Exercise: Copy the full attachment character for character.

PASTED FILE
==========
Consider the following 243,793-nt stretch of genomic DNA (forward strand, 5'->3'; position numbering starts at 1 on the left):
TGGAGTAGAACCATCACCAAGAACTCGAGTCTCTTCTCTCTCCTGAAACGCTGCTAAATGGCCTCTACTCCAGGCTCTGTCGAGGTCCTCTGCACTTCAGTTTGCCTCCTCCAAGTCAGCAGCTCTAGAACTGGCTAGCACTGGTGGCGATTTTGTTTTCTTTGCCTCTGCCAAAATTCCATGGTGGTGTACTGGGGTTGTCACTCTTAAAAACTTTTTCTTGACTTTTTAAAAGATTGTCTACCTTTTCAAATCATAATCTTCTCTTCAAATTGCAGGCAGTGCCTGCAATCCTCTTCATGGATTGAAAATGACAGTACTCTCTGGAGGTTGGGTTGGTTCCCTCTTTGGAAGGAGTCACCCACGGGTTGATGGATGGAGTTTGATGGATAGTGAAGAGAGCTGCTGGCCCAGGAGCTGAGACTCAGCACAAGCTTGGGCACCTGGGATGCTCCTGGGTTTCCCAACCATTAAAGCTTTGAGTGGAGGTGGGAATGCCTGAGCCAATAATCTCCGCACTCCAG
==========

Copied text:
Consider the following 243,793-nt stretch of genomic DNA (forward strand, 5'->3'; position numbering starts at 1 on the left):
TGGAGTAGAACCATCACCAAGAACTCGAGTCTCTTCTCTCTCCTGAAACGCTGCTAAATGGCCTCTACTCCAGGCTCTGTCGAGGTCCTCTGCACTTCAGTTTGCCTCCTCCAAGTCAGCAGCTCTAGAACTGGCTAGCACTGGTGGCGATTTTGTTTTCTTTGCCTCTGCCAAAATTCCATGGTGGTGTACTGGGGTTGTCACTCTTAAAAACTTTTTCTTGACTTTTTAAAAGATTGTCTACCTTTTCAAATCATAATCTTCTCTTCAAATTGCAGGCAGTGCCTGCAATCCTCTTCATGGATTGAAAATGACAGTACTCTCTGGAGGTTGGGTTGGTTCCCTCTTTGGAAGGAGTCACCCACGGGTTGATGGATGGAGTTTGATGGATAGTGAAGAGAGCTGCTGGCCCAGGAGCTGAGACTCAGCACAAGCTTGGGCACCTGGGATGCTCCTGGGTTTCCCAACCATTAAAGCTTTGAGTGGAGGTGGGAATGCCTGAGCCAATAATCTCCGCACTCCAG